Andrew McKelvey, a serial and relentless entrepreneur, adventurer and CEO of Monster Worldwide, lived by his own rules. As a very successful CEO, his keynote at a meeting in Las Vegas where he talked about the difference between expectation and aspiration was something I’ll never forget and something I share as a lesson in leadership for all of us.
Expectation can be about achievable goals, playing it safe and knowing you will get there. Aspiration is more about the emotion, the dream, future hope and inspiring others to develop the passion to get there. Aspiration takes us further than expectation. Aspiration is about where you’re going, how you will get there and how far we can go beyond expectation. Aspiration is exciting, at times it goes beyond your imagination. But aspiration requires expectation, to create a strong belief that aspirations are likely to happen.
2020 saw sensational headlines world over: ‘Two years’ worth of digital transformation in two months’, and the NHS seeing ‘10 years of technological advancement in 10 days’. From video calls, remote team working and online learning to virtual customer service, even bigger data and real time reporting, the global pandemic has accelerated the replacement of human with technological interaction, at a pace that was unimagined before the pandemic. Aspiration led us there.
Imagination is key
In his book, ‘People Like Us’, Hashi Mohamed talks about “the bigotry of low expectation” and describes his early life as a Somalian refugee, going to a local English school and being expected to achieve little in life. At age 18, he was homeless. Mohamed’s aspirations at the time were limited to the two main aspirations regarded as fit for young black men: football and money. But he believes people sometimes need a little nudge, a little help from role models such as teachers and mentors.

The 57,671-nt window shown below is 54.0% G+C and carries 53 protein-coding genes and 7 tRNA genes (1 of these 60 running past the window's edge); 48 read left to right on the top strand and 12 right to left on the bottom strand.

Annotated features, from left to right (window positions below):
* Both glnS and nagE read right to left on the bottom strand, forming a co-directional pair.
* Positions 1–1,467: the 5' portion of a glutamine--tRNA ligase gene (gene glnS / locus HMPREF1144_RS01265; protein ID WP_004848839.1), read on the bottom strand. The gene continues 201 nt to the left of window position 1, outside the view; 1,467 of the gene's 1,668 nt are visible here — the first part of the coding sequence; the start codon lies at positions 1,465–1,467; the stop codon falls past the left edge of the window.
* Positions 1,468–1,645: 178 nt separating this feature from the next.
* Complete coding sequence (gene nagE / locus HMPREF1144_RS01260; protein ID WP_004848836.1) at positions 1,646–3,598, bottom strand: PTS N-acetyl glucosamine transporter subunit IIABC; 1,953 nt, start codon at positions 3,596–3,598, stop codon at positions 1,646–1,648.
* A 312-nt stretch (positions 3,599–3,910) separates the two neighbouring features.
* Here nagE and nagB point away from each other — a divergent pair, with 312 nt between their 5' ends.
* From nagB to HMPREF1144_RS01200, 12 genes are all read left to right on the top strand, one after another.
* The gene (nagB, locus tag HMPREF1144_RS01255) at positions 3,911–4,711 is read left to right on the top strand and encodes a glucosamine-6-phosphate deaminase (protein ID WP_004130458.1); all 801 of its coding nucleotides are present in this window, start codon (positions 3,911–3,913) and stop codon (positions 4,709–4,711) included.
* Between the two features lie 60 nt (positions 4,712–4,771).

Today, Mohamed has defied a life of poverty and hardship by attending university, being awarded a scholarship to Oxford and becoming a successful barrister. He believes the future is there to be grasped. “The absence of expectation was a liberating force,” he writes, and it marked the beginning of his conscious aspiration to become something beyond his imagination. He says, “I owe my position not only to my own aspiration but to the imagination shown by other people.” Imagination is key for aspiration and injecting social capital by using your network and useful contacts can expand both your imagination and aspiration.
In my coaching practice it’s fundamental for me to recommend that leaders boost their imagination by focusing on extending their network of contacts with un-likeminded people; those leaders and mentors who have achieved great things, who offer a different perspective. Seek out those who are aspirational in their approach and who will inspire you to think beyond the possible.
Achievement stifles aspiration
Achievement is largely the product of steadily raising your level of aspiration and expectation. But, for me, achievement is the enemy of aspiration. If you expect to get there, then you achieve it and you’re there, you’re done.